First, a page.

STOREP (2019) Symposium in ROPE
Review of Political Economy
Volume 33, Number 2, April 2021
278 Introduction to the STOREP symposium
Antonella Stirati and Carlo Zappia
280 Walras or Pareto: Who is to Blame for the State of Modern Economic Theory?
303 The Impact of Financialization on the Rate of Profit
Stefano Di Bucchianico
327 Reflexivity, Financial Instability and Monetary Policy: A ‘Convention-Based’ Approach
Emanuele Citera and Lino Sau
344 The Driving Forces Behind the Rise of Experimental Economics
Introduction to the STOREP symposium
Antonella Stirati (Università Roma Tre) and Carlo Zappia (Università di Siena)
In 2019, ROPE’s editor Steve Pressman and incoming editor Louis-Philippe Rochon agreed to initiate a collaboration between the Italian Association for the History of Political Economy (STOREP) and the Review of Political Economy, which saw the journal became the main outlet for the submission of papers presented at the Association’s annual conference. After a first screening by the editors and appointed members of the conference’s scientific committee, the papers underwent the usual rigorous refereeing process. This Symposium is the result of a round of selection and revision of papers from the conference held in Siena, in June 2019.
Other conference papers have already been published earlier (Brancaccio, De Cristofaro, and Giammetti 2020; Barbieri Góes 2020), while others are most likely to follow in a forthcoming issue this year.
STOREP is an association of scholars in the fields of economics, history of economic thought and economic history, who share an interest in the history of economic facts and ideas.
Research in the history of economics has grown in recent decades, constituting a discipline that is diverse and comprehensive, where heterodox economists coexist with intellectual historians. At times, this flourishing discipline may appear too variegated, an arena attracting scholars from various quarters. But good scholarly products emerge from both good research practices and open, sometimes even heated, academic debate.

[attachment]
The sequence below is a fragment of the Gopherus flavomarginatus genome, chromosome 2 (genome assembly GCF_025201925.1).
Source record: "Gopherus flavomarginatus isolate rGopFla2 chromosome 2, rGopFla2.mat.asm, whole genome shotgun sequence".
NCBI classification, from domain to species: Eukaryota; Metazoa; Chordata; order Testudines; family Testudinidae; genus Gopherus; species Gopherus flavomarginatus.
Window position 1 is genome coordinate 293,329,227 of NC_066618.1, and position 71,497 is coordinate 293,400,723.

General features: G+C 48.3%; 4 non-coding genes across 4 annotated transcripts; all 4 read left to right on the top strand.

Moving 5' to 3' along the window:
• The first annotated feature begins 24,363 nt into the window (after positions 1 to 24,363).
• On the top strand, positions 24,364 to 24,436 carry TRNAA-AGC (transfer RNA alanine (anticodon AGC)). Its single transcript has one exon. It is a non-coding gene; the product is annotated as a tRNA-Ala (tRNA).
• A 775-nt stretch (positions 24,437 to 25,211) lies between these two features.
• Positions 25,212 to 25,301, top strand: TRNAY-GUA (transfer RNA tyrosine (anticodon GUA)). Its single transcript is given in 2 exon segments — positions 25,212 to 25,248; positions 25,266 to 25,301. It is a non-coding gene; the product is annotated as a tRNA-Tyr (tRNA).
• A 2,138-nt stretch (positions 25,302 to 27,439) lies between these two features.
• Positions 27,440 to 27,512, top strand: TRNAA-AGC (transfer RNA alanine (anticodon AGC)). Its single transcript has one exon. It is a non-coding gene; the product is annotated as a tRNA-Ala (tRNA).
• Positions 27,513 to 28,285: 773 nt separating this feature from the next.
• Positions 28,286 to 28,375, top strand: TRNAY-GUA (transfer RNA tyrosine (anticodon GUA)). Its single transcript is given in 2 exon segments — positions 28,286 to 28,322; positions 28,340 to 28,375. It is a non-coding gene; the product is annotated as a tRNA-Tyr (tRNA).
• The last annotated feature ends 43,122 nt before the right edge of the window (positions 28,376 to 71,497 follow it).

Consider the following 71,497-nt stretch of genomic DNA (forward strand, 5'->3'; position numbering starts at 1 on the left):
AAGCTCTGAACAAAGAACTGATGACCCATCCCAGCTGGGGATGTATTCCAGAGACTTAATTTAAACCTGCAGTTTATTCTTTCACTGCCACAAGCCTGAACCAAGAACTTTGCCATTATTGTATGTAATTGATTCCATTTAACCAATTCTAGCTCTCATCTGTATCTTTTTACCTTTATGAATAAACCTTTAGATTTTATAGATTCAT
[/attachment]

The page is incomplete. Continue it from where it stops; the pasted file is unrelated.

We believe that historical perspectives can contribute to a better and deeper understanding of the analytical and historical bases of economic theories and policies, as well as of the complexities surrounding empirical analyses of economic phenomena. On this ground, the Association has also become a reference for economists who acknowledge the existence of different approaches to the analysis of economic issues and are ready and willing to undertake critical and constructive discussion across existing strands in the discipline.
In focusing on the research work of economists, historians of economic thought, intellectual historians and, particularly, young and promising scholars, STOREP aims to understand the lines of development of an economics discipline that today appears overly formalized and often auto referential.
This first symposium from STOREP 2019 Annual Conference on ‘The Social Rules! Norms, Interaction, rationality’ testifies well to the diversity of interests and approaches in the Association, and to the role that history can have in assisting the discussion of economic themes.
Brancaccio, E., F. De Cristofaro, and R. Giammetti. 2020. ‘A Meta-Analysis on Labour Market Deregulation and Employment Performance: No Consensus around the IMF-OECD Consensus.’ Review of Political Economy 32 (1): 1–21.
Barbieri Góes, M. C. 2020. ‘Personal Income Distribution and Progressive Taxation in a Neo-Kaleckian Model: Insights from the Italian Case.’ Review of Political Economy 32 (4): 615–639.